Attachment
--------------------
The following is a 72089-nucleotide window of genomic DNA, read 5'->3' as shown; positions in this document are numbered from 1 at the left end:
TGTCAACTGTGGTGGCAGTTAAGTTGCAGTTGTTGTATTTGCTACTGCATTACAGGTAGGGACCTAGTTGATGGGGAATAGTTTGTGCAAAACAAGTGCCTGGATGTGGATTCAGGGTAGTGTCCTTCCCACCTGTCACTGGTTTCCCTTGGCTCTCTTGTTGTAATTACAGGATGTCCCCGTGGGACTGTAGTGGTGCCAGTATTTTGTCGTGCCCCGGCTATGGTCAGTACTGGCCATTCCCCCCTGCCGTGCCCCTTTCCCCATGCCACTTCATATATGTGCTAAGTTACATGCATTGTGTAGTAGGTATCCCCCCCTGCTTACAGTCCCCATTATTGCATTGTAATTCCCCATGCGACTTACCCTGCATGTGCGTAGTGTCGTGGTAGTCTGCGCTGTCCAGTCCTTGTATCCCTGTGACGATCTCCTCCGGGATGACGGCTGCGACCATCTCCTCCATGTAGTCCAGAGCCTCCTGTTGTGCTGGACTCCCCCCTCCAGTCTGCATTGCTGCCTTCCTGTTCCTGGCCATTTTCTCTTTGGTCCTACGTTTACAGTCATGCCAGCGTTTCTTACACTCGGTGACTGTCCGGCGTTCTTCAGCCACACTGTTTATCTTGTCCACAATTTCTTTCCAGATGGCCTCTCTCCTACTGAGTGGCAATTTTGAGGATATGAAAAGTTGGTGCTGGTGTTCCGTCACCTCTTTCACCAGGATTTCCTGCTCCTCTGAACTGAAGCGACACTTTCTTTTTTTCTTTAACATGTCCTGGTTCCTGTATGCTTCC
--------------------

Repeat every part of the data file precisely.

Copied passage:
The following is a 72089-nucleotide window of genomic DNA, read 5'->3' as shown; positions in this document are numbered from 1 at the left end:
TGTCAACTGTGGTGGCAGTTAAGTTGCAGTTGTTGTATTTGCTACTGCATTACAGGTAGGGACCTAGTTGATGGGGAATAGTTTGTGCAAAACAAGTGCCTGGATGTGGATTCAGGGTAGTGTCCTTCCCACCTGTCACTGGTTTCCCTTGGCTCTCTTGTTGTAATTACAGGATGTCCCCGTGGGACTGTAGTGGTGCCAGTATTTTGTCGTGCCCCGGCTATGGTCAGTACTGGCCATTCCCCCCTGCCGTGCCCCTTTCCCCATGCCACTTCATATATGTGCTAAGTTACATGCATTGTGTAGTAGGTATCCCCCCCTGCTTACAGTCCCCATTATTGCATTGTAATTCCCCATGCGACTTACCCTGCATGTGCGTAGTGTCGTGGTAGTCTGCGCTGTCCAGTCCTTGTATCCCTGTGACGATCTCCTCCGGGATGACGGCTGCGACCATCTCCTCCATGTAGTCCAGAGCCTCCTGTTGTGCTGGACTCCCCCCTCCAGTCTGCATTGCTGCCTTCCTGTTCCTGGCCATTTTCTCTTTGGTCCTACGTTTACAGTCATGCCAGCGTTTCTTACACTCGGTGACTGTCCGGCGTTCTTCAGCCACACTGTTTATCTTGTCCACAATTTCTTTCCAGATGGCCTCTCTCCTACTGAGTGGCAATTTTGAGGATATGAAAAGTTGGTGCTGGTGTTCCGTCACCTCTTTCACCAGGATTTCCTGCTCCTCTGAACTGAAGCGACACTTTCTTTTTTTCTTTAACATGTCCTGGTTCCTGTATGCTTCC